Dan (Brooklyn): How long before we talk about Adam Jones as a bust? There was talk of his having really progressed from '08 to '09 before he got hurt, but I don't see it in his stats and this year is even worse (insert small sample size caveat here).
Eric Seidman: This is his age 24 season. If by age 26 he is still hitting .265/.330/.450 without breaking the 20-HR or 20-SB plateau, we can start to call him a bust, but certainly not 50 or so PA into his age 24 season after 19 HR, 10 SB, and a decent SLG as a 23-yr old.
J.P. (Hartford): I don't know if the Mets will get Oswalt, but I think BP needs to sponsor a reality series covering the Wade/Minaya negotations, preferably with Jeff Wilpon and Maclane in the room, too.
Eric Seidman: How about if we make our own movie about it? We can get the guy from the Staples commercial to play Ed Wade. The scene would start like this:
Minaya: Okay Ed, we want Oswalt, and will give you Alex Cora.
Wade: WOWWWW, THAT'S A LOW PRICE!
tfierst (MN): And I get that a .04 isn't WAY better, but it "felt" way better!!
Eric Seidman: Oh I can totally understand that; you had the best pitcher in baseball and then another lefty who looked like a carbon copy but who had a lower ERA. I just find it fascinating with Liriano because expectations were based off of just a nutso stretch of 16 starts when in reality those starts should in no way be the basis for comparison.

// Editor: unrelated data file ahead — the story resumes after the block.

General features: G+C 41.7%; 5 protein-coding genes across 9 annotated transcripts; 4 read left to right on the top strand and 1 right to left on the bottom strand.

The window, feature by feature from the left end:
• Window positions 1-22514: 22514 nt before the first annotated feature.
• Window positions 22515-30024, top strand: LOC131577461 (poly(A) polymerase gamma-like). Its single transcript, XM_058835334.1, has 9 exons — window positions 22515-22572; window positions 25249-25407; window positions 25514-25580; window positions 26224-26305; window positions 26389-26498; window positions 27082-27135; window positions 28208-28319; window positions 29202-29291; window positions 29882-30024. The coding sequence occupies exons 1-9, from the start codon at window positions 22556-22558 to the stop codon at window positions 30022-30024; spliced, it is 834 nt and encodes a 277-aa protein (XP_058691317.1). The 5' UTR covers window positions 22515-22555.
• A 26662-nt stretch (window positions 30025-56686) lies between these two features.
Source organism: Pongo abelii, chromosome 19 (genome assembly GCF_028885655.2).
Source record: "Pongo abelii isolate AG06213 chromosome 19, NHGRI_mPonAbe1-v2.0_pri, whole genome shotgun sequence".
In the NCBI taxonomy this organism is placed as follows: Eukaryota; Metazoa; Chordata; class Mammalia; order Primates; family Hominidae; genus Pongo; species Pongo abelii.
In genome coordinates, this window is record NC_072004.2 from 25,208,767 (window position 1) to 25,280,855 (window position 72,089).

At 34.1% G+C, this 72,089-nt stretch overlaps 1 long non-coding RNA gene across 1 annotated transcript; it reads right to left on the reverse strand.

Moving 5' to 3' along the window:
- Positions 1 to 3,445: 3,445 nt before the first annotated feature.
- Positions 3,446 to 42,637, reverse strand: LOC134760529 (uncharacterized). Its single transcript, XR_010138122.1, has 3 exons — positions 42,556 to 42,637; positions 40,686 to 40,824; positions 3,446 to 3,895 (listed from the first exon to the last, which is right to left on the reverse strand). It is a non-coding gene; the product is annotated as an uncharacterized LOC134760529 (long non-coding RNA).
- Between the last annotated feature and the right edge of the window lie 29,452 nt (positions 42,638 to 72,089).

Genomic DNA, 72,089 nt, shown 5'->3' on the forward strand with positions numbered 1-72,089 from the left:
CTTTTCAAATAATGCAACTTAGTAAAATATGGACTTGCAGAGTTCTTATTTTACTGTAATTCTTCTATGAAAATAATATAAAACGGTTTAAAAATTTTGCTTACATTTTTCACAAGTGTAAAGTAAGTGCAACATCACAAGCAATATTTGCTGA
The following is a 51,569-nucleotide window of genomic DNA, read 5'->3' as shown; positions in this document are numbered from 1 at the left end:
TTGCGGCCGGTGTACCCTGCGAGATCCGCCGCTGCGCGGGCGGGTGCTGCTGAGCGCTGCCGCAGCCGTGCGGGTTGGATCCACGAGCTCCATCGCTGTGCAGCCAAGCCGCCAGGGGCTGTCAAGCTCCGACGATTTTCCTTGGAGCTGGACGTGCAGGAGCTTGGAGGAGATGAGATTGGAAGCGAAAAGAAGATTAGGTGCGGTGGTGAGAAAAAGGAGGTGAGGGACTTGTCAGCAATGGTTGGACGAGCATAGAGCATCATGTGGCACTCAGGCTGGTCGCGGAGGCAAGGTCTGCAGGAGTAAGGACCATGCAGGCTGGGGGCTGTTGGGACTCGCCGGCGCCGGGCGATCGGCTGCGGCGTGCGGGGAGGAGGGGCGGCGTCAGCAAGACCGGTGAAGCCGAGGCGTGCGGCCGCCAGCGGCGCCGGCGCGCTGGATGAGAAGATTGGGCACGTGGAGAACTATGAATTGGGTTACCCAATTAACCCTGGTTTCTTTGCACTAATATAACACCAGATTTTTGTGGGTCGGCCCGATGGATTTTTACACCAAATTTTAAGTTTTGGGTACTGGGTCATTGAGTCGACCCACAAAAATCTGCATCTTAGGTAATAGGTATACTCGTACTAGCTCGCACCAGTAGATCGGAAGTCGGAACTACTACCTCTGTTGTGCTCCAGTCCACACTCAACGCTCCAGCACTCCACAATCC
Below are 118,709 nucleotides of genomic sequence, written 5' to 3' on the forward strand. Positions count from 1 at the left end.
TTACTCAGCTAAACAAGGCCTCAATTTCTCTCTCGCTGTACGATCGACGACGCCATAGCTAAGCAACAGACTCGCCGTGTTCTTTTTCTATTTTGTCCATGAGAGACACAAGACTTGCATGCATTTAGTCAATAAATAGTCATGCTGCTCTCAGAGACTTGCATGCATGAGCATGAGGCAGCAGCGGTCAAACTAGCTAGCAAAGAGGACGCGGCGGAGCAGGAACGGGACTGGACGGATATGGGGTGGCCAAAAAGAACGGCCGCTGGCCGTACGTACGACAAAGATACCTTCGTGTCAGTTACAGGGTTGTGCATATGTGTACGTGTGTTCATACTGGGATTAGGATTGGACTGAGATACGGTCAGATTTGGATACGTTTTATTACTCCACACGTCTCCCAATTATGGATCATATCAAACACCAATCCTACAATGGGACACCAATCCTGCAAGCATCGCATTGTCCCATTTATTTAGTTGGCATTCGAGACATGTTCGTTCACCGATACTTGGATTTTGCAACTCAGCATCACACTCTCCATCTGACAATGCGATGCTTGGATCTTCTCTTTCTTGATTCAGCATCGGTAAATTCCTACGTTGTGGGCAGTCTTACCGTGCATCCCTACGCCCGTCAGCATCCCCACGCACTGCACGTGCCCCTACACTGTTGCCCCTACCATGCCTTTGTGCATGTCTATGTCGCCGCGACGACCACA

efeder21 (n.y.): scott olsen?
Eric Seidman: What's the question? Younger pitcher least likely to break out?
Neil (NJ): ChuckR - it's called 'as so often happens' - http://sportsillustrated.cnn.com/vault/article/magazine/MAG1031589/index.htm
Eric Seidman: Well fancy that!
Ruben (Philly): If Francoeur gets Oswalt I have a JA Happ you might be interested in...
Eric Seidman: I'm confused... is this Ruben Amaro Jr, the Phillies GM, offering Eric Seidman, a BP writer, a counter trade to a hypothetical Mets-Astros deal mentioned in a BP chat?
Eric Seidman: Alright, everyone, thanks a ton for chatting. As always, you can email me at firstname.lastname@example.org or tweet me up @EricSeidman. Talk soon!